Botswana is a landlocked country in southern Africa covering an area of 5,82,000 sq. km. It has an estimated population of 1.5 million people and a cattle population of 1.7 million, and its protected areas cover about 18 per cent of its land. These protected areas are part of the 5,20,000 sq. km Kavango Zambezi Transfrontier Conservation Area, which includes protected areas of neighbouring Angola, Namibia, Zambia and Zimbabwe.

The Botswana government has adopted a low-volume, high-paying tourism policy, which restricts the number of beds and campsites in national parks and game reserves. Tourist groups can stay only in the camping sites, and the management is strict about entry and exit timings.

Around 10 a.m. on September 1, we entered the Chobe National Park via the Sedudu gate, its main entrance, which is just 3 km from Kasane town. The animal that immediately caught our attention was an adult South African giraffe (Cape giraffe, or Giraffa camelopardalis), which was towering over the shrub vegetation around it. The neatly pruned woolly caper bushes (Capparis tomentosa) nearby point to the fact that giraffes have a liking for the species. Adult giraffes seldom browse below the two-metre mark, and their mouths, lips and tongues are highly specialised to feed on a variety of browse, be it spiny or thornless. They are fond of feeding on the young fruits of the sausage tree (Kigelia africana), which may be at a height of 6 m. Bats are attracted to this species, which has attractive green foliage and blood-red flowers that bloom at night on long rope-like stalks, for its nectar. It has been introduced in many places in India.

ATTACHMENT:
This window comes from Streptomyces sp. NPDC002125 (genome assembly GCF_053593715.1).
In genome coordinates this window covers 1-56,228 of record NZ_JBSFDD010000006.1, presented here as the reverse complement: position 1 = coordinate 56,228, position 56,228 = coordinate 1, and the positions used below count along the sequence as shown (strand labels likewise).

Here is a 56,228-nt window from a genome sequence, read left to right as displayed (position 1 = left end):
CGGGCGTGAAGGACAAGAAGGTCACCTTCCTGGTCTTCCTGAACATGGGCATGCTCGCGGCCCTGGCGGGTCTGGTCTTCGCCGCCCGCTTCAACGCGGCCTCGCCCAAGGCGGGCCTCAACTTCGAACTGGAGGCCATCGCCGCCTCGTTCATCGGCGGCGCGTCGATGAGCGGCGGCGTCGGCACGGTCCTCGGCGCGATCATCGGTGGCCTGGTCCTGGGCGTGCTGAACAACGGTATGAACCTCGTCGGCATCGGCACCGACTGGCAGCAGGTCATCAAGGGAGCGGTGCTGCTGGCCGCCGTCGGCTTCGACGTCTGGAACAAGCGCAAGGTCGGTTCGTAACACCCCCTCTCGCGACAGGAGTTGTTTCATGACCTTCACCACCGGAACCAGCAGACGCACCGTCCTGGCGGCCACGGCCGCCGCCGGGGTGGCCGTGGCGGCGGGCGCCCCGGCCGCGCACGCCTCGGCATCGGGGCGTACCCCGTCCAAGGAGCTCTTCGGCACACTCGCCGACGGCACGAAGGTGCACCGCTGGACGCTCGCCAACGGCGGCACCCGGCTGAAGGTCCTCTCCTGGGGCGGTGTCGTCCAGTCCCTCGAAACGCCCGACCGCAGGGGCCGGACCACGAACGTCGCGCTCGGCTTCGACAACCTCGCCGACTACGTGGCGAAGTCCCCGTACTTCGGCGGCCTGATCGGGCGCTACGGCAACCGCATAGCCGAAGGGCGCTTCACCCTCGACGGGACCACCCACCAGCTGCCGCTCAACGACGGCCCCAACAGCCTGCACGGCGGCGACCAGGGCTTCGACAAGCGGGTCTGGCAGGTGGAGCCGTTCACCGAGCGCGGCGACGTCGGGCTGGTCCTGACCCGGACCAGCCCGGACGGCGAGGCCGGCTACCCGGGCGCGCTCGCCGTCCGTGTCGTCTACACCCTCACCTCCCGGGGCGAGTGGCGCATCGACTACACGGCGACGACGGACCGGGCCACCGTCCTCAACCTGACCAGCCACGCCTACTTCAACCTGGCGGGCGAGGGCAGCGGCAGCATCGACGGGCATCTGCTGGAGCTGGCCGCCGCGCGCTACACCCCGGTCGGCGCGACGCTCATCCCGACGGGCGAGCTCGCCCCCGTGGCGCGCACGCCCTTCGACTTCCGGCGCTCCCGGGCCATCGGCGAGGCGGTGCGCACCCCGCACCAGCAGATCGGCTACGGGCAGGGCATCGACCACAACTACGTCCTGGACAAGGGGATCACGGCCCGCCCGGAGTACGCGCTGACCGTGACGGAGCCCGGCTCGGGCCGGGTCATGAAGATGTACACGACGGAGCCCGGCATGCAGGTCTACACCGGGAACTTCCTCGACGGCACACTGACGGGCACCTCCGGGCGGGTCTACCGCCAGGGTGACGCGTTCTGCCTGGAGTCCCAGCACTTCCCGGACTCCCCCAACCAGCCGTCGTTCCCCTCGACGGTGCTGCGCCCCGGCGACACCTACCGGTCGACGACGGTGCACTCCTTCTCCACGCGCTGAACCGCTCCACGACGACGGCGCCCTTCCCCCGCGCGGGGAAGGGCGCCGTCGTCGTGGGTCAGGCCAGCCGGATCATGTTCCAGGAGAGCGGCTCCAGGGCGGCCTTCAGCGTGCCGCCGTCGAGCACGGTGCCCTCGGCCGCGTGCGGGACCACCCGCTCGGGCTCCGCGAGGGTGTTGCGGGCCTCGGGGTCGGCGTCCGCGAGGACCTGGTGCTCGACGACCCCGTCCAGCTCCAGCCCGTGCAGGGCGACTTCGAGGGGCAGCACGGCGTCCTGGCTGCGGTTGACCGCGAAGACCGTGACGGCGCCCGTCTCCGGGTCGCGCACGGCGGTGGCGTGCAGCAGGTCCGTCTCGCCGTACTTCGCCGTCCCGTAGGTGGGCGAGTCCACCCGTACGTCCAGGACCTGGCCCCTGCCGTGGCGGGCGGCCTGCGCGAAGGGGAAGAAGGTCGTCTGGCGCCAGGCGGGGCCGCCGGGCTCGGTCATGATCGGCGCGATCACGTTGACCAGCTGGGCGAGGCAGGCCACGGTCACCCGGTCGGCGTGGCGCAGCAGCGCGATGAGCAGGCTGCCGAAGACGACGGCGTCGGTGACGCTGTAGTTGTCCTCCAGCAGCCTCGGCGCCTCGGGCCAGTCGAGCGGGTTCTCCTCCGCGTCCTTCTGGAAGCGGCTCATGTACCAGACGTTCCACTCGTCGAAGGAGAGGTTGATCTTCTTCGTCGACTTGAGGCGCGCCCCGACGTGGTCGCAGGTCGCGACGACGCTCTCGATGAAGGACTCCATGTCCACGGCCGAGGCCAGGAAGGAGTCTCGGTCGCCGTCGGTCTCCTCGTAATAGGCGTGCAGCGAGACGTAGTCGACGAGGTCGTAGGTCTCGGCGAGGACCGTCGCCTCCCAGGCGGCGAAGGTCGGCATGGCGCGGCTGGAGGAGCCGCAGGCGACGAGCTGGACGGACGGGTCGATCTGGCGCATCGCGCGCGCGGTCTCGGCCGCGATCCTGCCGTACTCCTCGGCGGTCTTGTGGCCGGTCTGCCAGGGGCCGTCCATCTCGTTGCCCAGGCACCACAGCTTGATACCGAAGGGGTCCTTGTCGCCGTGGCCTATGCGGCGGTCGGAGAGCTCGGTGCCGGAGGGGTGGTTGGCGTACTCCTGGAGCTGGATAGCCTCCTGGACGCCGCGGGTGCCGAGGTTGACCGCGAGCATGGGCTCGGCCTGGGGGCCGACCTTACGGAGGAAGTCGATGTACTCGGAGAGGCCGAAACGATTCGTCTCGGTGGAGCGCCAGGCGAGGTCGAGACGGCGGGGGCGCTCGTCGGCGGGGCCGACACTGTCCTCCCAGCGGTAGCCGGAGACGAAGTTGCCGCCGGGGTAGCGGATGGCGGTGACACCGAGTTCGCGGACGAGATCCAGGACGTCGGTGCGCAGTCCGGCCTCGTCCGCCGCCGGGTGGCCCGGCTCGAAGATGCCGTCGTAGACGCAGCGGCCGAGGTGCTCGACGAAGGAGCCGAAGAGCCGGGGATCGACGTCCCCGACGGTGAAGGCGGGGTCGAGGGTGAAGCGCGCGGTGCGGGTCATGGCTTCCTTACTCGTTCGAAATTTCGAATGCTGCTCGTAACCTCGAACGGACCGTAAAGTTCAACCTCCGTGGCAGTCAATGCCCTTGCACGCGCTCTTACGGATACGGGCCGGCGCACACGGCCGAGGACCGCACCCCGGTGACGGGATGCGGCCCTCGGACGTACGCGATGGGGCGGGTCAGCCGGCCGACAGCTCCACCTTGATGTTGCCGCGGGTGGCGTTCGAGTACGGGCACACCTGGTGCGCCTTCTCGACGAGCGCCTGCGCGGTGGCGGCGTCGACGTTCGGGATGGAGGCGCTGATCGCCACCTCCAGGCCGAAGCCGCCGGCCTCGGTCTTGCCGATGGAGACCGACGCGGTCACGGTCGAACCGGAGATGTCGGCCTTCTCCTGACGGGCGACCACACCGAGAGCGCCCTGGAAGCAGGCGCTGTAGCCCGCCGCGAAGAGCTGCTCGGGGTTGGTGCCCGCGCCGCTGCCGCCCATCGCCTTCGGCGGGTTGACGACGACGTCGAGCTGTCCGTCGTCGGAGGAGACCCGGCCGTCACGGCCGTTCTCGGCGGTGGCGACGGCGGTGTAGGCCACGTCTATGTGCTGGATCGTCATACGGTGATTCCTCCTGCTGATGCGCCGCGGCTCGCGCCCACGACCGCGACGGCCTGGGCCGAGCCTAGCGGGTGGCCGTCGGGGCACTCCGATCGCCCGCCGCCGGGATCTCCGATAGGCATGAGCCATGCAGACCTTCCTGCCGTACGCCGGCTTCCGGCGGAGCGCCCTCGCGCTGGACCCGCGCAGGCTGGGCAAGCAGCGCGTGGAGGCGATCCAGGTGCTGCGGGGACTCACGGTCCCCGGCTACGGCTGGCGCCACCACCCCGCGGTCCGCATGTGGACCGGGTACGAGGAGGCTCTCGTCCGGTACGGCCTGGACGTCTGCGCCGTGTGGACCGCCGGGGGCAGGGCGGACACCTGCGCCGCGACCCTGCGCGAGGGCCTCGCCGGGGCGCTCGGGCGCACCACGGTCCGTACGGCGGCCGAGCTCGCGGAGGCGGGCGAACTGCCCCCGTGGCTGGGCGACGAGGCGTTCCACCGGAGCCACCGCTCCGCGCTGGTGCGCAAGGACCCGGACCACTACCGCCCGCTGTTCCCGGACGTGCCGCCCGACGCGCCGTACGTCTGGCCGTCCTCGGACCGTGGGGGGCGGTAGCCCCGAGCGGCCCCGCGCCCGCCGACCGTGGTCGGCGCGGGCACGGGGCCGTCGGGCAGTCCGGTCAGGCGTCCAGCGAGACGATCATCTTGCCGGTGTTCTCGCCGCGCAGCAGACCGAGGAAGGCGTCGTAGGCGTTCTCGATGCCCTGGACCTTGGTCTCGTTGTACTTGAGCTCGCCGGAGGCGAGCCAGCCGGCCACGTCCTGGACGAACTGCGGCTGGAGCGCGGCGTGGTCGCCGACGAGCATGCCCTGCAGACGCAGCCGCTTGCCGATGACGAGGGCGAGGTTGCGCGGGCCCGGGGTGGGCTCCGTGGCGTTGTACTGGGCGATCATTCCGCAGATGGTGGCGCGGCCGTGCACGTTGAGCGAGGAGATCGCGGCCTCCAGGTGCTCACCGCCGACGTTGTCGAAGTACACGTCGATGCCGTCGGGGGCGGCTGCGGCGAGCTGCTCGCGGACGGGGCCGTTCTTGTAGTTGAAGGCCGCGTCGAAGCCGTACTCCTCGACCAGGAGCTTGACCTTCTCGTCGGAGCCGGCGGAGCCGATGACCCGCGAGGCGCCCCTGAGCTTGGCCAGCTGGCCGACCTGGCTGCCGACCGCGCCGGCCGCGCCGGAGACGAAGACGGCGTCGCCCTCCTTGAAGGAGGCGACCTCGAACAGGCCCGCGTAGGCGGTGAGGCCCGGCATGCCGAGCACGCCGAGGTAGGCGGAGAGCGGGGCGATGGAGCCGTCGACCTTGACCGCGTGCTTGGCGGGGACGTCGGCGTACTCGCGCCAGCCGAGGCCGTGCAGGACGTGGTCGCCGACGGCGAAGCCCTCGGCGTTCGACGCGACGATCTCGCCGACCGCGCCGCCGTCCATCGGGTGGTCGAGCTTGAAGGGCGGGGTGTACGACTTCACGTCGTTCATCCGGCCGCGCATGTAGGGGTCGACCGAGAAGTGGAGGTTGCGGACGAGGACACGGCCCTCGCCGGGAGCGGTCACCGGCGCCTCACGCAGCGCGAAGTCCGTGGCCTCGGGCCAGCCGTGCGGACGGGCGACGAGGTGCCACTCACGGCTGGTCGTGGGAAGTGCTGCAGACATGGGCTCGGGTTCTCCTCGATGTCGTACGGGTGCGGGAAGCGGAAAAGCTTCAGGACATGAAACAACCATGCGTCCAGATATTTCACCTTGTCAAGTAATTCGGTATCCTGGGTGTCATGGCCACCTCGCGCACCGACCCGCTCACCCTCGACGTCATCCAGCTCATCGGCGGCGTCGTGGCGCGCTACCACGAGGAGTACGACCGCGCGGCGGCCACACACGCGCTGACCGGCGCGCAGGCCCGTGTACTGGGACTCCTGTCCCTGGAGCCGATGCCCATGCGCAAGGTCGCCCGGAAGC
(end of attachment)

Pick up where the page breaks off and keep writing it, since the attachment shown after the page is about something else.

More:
In 2016, the giraffe population in Africa was estimated at 31,500, of which Botswana had about 13,000. After local extinctions in many places, the South African giraffe has been reintroduced in many places and is surviving. Yet, the International Union for Conservation of Nature (IUCN) has moved the species from a status of “Least Concern” to “Vulnerable” in its Red List of Threatened Species report.

A study in Tanzania found that when there is a decline of primary prey—black wildebeest (Connochaets gnou) and plains zebra (Equus quagga)—for lions (Panthera leo), giraffe calves become exceedingly vulnerable to lion predation. In Chobe and the Moremi Game Reserve, we saw 25 giraffes but only two calves with their mothers.

Our drive to the Chobe riverfront was along a road that runs parallel to the river. It was slow going as the road was sandy and several elephants (Loxodonta africana), including some magnificent bulls, crossed the road to go to the river. They paid little attention to our vehicles. The Chobe National Park is reported to have about 50,000 elephants, and the Great Elephant Census, which was completed on August 31, 2016, reported that Botswana had about 1,30,000 elephants. Satellite data show the distribution of elephants in and around Botswana: in 2005-10, a good number of elephants were found outside Botswana in Angola, Zambia and Namibia, and in 2011-14, most of them had taken refuge in Botswana where they are fairly well protected.